PM Confident Of Wooing Back Ethnic Indian Voters

PUTRAJAYA Sept. 20 – Malaysian Premier Najib Razak on Tuesday expressed confidence that ethnic Indian voters, who had moved away from the ruling coalition in the 2008 general election, would return to its fold as a result of the measures initiated to address their concerns on issues like

However, he was not forthcoming on the possibility of an early election, neither confirming nor denying speculation that he may seek an early mandate, Press Trust of India reports.

But he did point out that the government has a prerogative to decide on when to call an election while expressing confidence that the crucial support of ethnic Indians, which eroded in the 2008 polls, would return to the ruling Barisan Nasional coalition.

Najib, who had fuelled talk of an early election last week by announcing his government’s plans to repeal the tough Internal Security Act (ISA), also said it is time for Malaysia to go through a “total transformation”, towards a “modern and functioning democracy” balanced with safeguards.

Asked to comment on speculation that he might call for early elections, he just said calculations are involved in such decisions and the government has enough time till 2013.

“We have a Westminster system like in India, where the government of the day has a prerogative to decide (when to call an election),” he told a group of visiting Indian journalists here during a meeting.

“You have to look at the landscape to decide about it. Those are the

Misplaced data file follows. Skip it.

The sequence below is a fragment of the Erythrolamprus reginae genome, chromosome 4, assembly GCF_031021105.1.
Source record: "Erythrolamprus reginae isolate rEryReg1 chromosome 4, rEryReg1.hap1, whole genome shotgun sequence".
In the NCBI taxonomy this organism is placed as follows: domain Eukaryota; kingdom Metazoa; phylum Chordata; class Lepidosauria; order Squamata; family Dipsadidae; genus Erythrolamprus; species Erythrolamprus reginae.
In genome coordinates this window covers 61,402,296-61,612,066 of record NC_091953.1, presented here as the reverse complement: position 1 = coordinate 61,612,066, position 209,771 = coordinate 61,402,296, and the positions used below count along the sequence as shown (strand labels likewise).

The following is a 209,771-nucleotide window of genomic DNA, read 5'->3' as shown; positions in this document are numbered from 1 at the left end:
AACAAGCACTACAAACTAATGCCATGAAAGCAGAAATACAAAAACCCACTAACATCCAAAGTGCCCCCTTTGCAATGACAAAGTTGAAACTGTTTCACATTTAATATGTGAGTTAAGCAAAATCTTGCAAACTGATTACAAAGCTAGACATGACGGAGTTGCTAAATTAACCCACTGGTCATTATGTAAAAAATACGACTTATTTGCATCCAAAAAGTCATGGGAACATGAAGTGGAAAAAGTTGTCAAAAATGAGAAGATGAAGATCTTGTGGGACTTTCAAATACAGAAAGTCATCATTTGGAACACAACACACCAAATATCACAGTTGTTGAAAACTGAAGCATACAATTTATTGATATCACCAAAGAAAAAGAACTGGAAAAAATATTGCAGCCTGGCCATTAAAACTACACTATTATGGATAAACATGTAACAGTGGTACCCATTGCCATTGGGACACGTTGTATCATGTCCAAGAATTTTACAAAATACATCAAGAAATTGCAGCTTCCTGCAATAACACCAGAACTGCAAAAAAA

things that will be in calculation, we still have time for 2013,” he said, adding in a lighter vein that “in India you also look at the stars”.

In a major speech on the eve of the Independence Day last week, Najib announced that his government would repeal the ISA, the colonial law that gives police powers to detain people for unspecified periods of time, and replace it with anti-terror laws. The announcement was welcomed by pro-reform observers and further fed talks of the possibility of elections being advanced in the country.

Asked whether more reforms are likely to follow, particularly towards ensuring greater media freedom, he said he believes there must be “a total transformation of Malaysia” but democracy should always be supplemented by safeguards.

“We have developed the minds of Malaysians and their value system. Education has resulted in a new generation of Malaysians, a burgeoning middle class and we believe the time is right to move forward not only in economic and social transformation but also towards a dawn of a new Malaysia,” Najib said.

“We want a modern and functioning democracy but with safeguards for the country,” he said, adding it is a delicate balance between freedom and safeguards.

The major erosion of support from the ethnic Indian voters in the last election might have jolted the ruling coalition, but the Prime Minister believes it was largely an “aberration” and would be rectified with the measures his government has initiated to address the community’s concerns.

“They (Malaysian Indians) have been our traditional supporters, ever since 1959, except the 12th general election when Indians in a majority did not vote for the Barisan coalition. I believe it was an aberration and I believe with the measures we have taken, Indians here will realise their future lies with the Barisan Nasional,” Najib said.

He said his government had put the concerns of the Indian community a priority, dedicating a special task force to address the problems like employment and provisions of birth certificates.

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